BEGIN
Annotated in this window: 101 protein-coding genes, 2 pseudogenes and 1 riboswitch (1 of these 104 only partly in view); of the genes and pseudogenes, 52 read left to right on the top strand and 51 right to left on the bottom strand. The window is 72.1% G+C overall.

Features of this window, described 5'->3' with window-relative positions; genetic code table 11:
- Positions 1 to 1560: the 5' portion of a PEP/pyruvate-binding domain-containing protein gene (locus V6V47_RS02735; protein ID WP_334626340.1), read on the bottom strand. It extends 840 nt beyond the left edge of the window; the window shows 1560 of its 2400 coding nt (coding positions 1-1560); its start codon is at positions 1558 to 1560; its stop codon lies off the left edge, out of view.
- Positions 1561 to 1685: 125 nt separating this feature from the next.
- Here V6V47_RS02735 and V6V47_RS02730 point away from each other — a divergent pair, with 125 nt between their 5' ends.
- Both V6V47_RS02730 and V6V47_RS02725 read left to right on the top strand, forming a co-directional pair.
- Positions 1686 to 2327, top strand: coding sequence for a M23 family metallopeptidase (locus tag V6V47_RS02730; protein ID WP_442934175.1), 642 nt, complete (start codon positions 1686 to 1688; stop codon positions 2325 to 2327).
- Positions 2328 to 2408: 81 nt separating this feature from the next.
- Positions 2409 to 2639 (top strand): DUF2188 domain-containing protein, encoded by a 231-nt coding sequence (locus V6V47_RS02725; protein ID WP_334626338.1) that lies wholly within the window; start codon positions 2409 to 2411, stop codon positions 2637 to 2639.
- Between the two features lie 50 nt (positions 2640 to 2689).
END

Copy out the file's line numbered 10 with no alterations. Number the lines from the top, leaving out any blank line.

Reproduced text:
- Between the two features lie 50 nt (positions 2640 to 2689).